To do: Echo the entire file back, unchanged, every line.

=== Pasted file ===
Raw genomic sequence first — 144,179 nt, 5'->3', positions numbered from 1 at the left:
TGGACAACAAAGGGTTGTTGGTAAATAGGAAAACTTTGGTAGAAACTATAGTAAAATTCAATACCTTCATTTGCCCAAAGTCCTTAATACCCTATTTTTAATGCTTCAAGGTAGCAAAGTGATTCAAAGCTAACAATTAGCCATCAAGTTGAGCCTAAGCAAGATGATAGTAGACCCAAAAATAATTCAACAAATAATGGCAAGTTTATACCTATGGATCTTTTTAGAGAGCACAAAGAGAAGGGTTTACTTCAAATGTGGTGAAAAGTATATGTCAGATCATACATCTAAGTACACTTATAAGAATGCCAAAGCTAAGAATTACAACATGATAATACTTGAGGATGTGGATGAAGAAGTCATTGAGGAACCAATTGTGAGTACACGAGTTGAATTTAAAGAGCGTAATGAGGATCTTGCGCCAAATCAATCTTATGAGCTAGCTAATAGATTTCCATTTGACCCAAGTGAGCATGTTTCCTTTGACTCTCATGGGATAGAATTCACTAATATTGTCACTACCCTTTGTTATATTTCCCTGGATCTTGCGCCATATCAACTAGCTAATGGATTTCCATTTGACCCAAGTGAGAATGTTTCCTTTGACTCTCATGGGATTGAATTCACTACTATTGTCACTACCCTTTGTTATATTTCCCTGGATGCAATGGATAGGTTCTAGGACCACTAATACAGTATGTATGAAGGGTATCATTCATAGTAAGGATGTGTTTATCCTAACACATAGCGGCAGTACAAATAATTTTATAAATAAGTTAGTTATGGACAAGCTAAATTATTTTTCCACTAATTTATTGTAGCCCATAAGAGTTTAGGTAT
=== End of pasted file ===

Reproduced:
Raw genomic sequence first — 144,179 nt, 5'->3', positions numbered from 1 at the left:
TGGACAACAAAGGGTTGTTGGTAAATAGGAAAACTTTGGTAGAAACTATAGTAAAATTCAATACCTTCATTTGCCCAAAGTCCTTAATACCCTATTTTTAATGCTTCAAGGTAGCAAAGTGATTCAAAGCTAACAATTAGCCATCAAGTTGAGCCTAAGCAAGATGATAGTAGACCCAAAAATAATTCAACAAATAATGGCAAGTTTATACCTATGGATCTTTTTAGAGAGCACAAAGAGAAGGGTTTACTTCAAATGTGGTGAAAAGTATATGTCAGATCATACATCTAAGTACACTTATAAGAATGCCAAAGCTAAGAATTACAACATGATAATACTTGAGGATGTGGATGAAGAAGTCATTGAGGAACCAATTGTGAGTACACGAGTTGAATTTAAAGAGCGTAATGAGGATCTTGCGCCAAATCAATCTTATGAGCTAGCTAATAGATTTCCATTTGACCCAAGTGAGCATGTTTCCTTTGACTCTCATGGGATAGAATTCACTAATATTGTCACTACCCTTTGTTATATTTCCCTGGATCTTGCGCCATATCAACTAGCTAATGGATTTCCATTTGACCCAAGTGAGAATGTTTCCTTTGACTCTCATGGGATTGAATTCACTACTATTGTCACTACCCTTTGTTATATTTCCCTGGATGCAATGGATAGGTTCTAGGACCACTAATACAGTATGTATGAAGGGTATCATTCATAGTAAGGATGTGTTTATCCTAACACATAGCGGCAGTACAAATAATTTTATAAATAAGTTAGTTATGGACAAGCTAAATTATTTTTCCACTAATTTATTGTAGCCCATAAGAGTTTAGGTAT